Rolling Stone magazine shines spotlight on Victoria

Rolling Stone magazine shines spotlight on Victoria

WATCH: One of the world’s most influential cultural magazines put a spotlight on Victoria this week. Rolling Stone magazine featured a story about the city’s vibrant music on its website Friday. Isabelle Raghem reports. 

Victoria has received a global shout out from Rolling Stone magazine.

“It means there’s millions of eyeballs globally that will learn about Tourism Victoria and Victoria as a destination,” said Tourism Victoria Chief Marketing Officer Paul Hawes.

The six-minute video documentary shot by Rolling Stone was a result of a Destination Canada’s “Connecting America,” a marketing program to attract more American travellers to the country. It’s a program tourism Victoria has invested $50,000 overall to join.

“It’s all tying in and bringing more money in the visitor economy here in Victoria,” said Hawes.

Watch the Rolling Stone video below:

See full Rolling Stone post here.

This isn’t a first for the city. Last year, Victoria was featured in Vogue Magazine and the Toronto Star.

While the feature puts a global spotlight on the city, long time drummer Barry Casson says there’s always been a thriving music scene here.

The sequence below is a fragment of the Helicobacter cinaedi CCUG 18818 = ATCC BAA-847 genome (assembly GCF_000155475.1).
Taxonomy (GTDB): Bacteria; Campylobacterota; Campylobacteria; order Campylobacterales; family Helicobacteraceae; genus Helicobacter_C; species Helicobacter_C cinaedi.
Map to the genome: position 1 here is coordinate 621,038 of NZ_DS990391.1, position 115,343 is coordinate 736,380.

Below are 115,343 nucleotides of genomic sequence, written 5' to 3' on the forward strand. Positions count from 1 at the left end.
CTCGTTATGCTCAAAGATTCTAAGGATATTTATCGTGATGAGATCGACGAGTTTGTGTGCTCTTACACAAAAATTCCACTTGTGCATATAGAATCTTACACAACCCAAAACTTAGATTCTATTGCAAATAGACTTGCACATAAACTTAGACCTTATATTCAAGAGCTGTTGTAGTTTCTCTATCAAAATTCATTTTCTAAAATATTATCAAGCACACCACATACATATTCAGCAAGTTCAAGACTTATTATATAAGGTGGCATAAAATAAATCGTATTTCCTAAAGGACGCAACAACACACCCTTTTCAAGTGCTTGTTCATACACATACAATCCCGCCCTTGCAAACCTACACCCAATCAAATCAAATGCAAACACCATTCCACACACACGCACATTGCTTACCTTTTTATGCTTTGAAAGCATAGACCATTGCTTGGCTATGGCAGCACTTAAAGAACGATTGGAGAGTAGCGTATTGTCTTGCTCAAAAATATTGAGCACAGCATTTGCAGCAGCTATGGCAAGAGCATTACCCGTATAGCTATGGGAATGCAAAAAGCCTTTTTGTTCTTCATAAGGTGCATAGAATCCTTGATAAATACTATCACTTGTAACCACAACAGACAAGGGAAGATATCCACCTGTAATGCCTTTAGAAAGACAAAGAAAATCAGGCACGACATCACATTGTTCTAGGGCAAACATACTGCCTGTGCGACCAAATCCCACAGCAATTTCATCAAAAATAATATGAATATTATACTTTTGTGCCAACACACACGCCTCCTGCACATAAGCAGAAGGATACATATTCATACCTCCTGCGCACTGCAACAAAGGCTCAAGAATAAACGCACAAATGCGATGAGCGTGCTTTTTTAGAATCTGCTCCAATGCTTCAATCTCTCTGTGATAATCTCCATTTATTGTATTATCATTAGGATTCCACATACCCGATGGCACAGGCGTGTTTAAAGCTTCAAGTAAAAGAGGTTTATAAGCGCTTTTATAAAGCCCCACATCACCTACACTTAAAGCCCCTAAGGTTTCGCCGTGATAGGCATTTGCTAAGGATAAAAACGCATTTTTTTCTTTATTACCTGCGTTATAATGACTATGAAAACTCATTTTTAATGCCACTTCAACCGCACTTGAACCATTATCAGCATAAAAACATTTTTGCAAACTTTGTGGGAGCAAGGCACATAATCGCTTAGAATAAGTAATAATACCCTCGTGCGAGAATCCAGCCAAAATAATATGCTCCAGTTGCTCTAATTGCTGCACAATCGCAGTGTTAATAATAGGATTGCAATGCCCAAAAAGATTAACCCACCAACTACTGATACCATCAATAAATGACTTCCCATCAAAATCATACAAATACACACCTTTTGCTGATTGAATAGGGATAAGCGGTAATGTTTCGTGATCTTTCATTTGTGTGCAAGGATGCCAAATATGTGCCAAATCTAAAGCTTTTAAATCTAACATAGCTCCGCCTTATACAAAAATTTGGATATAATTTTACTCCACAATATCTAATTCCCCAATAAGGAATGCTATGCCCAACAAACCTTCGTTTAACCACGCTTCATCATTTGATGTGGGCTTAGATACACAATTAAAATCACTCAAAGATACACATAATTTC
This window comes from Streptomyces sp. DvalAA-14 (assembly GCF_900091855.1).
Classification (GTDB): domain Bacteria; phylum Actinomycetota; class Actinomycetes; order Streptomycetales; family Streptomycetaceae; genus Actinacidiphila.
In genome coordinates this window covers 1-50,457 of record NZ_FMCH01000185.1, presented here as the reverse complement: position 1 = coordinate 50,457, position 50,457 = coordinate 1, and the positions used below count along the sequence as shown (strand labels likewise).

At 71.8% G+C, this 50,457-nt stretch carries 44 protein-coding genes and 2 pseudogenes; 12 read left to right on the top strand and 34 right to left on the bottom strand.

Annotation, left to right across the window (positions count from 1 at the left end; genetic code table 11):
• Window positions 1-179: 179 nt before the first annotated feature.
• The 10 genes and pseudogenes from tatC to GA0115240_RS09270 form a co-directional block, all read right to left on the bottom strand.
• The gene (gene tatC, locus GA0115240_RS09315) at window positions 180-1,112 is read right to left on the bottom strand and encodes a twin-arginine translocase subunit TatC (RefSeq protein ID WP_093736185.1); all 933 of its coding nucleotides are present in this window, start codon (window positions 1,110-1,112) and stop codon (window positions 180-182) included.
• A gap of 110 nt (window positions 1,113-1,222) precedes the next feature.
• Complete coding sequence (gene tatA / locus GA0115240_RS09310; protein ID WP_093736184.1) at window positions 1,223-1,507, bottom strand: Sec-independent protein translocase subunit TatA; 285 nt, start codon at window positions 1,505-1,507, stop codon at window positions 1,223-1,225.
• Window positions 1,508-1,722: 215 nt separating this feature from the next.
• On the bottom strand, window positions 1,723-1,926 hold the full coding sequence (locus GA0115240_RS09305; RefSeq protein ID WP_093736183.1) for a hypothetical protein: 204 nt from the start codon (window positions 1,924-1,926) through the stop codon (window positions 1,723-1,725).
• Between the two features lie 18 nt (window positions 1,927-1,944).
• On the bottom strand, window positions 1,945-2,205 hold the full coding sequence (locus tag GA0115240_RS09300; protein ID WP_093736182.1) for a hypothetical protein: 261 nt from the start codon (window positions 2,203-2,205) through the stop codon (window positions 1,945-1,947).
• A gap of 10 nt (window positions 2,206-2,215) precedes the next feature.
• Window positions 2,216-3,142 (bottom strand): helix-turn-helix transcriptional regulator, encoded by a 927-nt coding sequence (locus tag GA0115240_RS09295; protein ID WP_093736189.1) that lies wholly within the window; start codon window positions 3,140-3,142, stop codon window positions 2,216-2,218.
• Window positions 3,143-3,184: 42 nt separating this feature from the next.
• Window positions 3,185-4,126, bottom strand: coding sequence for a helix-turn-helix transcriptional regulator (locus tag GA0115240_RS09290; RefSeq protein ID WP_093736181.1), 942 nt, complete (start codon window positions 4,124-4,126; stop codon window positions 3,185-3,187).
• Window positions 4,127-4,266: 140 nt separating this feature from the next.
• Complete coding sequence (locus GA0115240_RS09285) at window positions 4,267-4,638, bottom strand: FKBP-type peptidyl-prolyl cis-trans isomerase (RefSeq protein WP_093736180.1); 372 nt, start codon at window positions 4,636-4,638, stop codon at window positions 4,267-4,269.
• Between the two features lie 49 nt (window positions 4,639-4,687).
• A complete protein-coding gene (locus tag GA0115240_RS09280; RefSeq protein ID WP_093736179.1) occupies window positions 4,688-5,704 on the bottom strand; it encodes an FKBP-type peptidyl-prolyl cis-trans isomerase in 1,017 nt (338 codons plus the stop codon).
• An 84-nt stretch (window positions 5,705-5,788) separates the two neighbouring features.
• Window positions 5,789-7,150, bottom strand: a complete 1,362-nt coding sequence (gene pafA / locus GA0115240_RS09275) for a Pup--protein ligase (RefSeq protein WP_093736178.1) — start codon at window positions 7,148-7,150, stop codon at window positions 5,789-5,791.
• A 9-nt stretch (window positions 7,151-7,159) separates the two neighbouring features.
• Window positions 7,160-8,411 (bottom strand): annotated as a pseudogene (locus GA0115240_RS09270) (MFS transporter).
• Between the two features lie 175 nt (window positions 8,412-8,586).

“From what I’ve seen there are some great players in this town, you just don’t see them all the time,” said the Tempo Trend music teacher.

Casson, who toured with his good friend David Foster and played for legends Chuck Barry and Bo Diddley, says it’s time the city gets recognition.

“Years ago, what came out of Seattle was a grunge sound, so maybe our sound in Victoria is starting to get noticed more places,” said Casson Friday.

The Rolling Stone feature comes a month before Rifflandia, one of the city’s biggest music festival.

“I think Seattle is definitely a great, somewhat untapped market for us,” said the event’s organizer Nick Blasko of Atomique Productions.

Organizers say local talent could benefit from bigger American audiences.

“We have an amazing crop of artists here,” said Blasko, “What we lack is a population to support a typical music industry but it is getting better every year and what it’s allowed is for some local artist to get massive followings.”

Only time will tell if the article will hit a high note with music fans south of the border.






Isabelle RaghemIsabelle Raghem

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